In the summer of 1994, just 5 months before the general election, I decided to enter the race for the open US House seat in Florida's 15th Congressional District. I was motivated by serious concerns over the direction of our nation, particularly the efforts by then first lady, now Senator, Hillary Clinton to dramatically expand the federal role in health care delivery. Our system then and now has several serious problems. But the solution then being proposed, which would have driven most Americans into government-run healthcare, seemed unacceptable.
When I was first running, I was torn regarding the notion of leaving my patients if I won the election. I had spent many years in medical training and serving in the Army and had only been in private practice 8 years. I was successful, I enjoyed what I was doing, and had some mixed feelings about possible success at the ballot box and a sudden change of career.
Nonetheless, I ran for Congress enthusiastically, compelled by the belief that the values and policies I was fighting for were right for the nation and the community I lived in. I took advantage of my slight misgivings about victory by deciding from the outset that I would not compromise my moral beliefs and the public interest for the purpose of victory. I believe that philosophy has served me well through 5 re-elections.
Arriving in Congress in January 1995, I found myself in a sea of lawyers and businessmen. There were only 4 physicians among the 435 members of the House. I expected to be asked frequently to provide input on medical issues, and I have. Being an internist not only allowed me to speak with authority, it also gave me the opportunity to establish relationships with members across the political spectrum. House members have often approached me not only with policy questions but with medical questions involving themselves, their family members, and friends. This has opened lines of communication and friendships across the aisle that might otherwise not have been established.
One challenge I have faced is keeping up to date on the latest in internal medicine. The rules of the US House of Representatives required that I give up private practice, so I volunteer at a veterans clinic where I provide medical services on a monthly basis. Being a veteran myself, I especially enjoy this. It allows me to keep my hand in medicine and serve those who have given so much to protect the freedoms that we enjoy today. Staying current is difficult. So before heading to the airport each week, I often grab a handful of medical journals to read on the flights between Florida and Washington, DC.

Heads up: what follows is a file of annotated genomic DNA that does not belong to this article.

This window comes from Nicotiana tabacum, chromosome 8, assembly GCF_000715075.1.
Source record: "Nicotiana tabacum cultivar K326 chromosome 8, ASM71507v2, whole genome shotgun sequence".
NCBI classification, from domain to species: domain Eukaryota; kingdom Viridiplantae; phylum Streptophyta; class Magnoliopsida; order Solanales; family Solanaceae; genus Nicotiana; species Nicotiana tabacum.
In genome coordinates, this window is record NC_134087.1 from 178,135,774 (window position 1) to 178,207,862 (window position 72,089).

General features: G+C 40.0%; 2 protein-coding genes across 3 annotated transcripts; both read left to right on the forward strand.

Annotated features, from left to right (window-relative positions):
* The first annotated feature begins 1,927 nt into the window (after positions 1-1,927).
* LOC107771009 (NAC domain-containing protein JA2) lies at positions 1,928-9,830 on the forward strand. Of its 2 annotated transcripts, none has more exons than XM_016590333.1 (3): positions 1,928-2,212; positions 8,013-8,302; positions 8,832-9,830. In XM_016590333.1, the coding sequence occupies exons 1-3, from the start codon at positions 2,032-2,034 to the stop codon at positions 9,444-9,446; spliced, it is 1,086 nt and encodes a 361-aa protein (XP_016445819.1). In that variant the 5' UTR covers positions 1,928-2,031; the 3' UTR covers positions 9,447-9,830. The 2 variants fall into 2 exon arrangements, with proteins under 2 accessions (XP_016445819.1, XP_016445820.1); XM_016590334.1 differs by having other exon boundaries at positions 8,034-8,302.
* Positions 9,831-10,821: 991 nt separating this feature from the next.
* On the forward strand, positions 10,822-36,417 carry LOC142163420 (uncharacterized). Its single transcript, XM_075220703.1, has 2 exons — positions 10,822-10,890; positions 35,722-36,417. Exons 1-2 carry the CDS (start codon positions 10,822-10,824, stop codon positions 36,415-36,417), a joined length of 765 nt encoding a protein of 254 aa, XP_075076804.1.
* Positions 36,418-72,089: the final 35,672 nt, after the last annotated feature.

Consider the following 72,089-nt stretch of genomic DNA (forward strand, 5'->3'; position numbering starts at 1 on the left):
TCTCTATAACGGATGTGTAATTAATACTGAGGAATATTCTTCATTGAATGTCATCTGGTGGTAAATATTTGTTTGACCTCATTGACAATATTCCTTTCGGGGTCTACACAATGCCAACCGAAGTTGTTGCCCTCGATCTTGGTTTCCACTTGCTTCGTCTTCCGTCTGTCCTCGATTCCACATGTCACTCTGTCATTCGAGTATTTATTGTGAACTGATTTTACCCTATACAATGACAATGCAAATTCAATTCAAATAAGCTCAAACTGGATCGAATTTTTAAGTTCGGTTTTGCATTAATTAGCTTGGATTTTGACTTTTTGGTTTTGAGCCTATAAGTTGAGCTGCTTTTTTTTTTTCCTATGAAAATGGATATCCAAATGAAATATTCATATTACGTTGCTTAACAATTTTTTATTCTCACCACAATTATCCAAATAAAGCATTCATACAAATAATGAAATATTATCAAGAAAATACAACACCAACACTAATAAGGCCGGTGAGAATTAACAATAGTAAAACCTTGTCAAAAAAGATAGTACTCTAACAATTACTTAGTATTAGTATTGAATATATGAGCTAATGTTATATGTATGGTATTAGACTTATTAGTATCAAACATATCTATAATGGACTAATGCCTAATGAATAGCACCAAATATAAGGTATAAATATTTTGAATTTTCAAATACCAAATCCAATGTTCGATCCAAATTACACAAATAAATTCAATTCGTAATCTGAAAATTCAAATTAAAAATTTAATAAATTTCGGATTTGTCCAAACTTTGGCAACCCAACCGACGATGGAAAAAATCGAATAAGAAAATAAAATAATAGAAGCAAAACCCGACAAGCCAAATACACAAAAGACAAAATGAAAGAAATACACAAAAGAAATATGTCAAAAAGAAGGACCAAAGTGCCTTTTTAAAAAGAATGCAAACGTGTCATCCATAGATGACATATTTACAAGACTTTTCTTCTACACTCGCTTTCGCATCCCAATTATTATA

Over the years I have drawn on my medical knowledge and background for a host of health care debates such as those involving Medicare reform and solvency, prescription drug costs, medical malpractice reform, and health care inflation, to name a few.
My background and knowledge in medicine have also led me to play a role in a number of policy debates involving medical ethics. This has included debates about physician-assisted suicide, the use of medical marijuana, judicial orders for the withdrawal of life-sustaining care, abstinence education and parental consent regarding juvenile access to contraception and abortion services.
What I was not expecting when I first ran for Congress was the degree of involvement I would have on a number of bioethical issues. These include the criminalization of attempts at human cloning and the use of taxpayer dollars to fund research that will involve the creation, use, and ultimate destruction of human embryos. Related to the debate is a medical ethics component. Human cloning and human embryonic stem cell research will require human eggs in large numbers and, therefore, women donors. If we say human cloning and embryo research is okay, have we just turned women into a commodity for their eggs?
Bioethical and medical ethics debates seem to arise continually. In recent years the Congress has been funding research in the field of nanotechnology. Nanotechnology has the potential to lead to breakthroughs in a host of areas such as electronics, material science, and medical care. Today, however, some are discussing the potential for nanotechnologies to be applied as "human enhancements." We all would love to see nanotechnology emerge as a tool to extend sight to the blind or heal people with neurological disabilities. But, what about more subjective applications or trans-humanistic goals?
It is critical that we begin asking these questions and start having this discussion now. A thorough public policy debate is critical but it must be based on science, substance, and standards (ethics). Leave out any one of these components and you have a recipe for failure. Let us learn from the past as we press on to the future.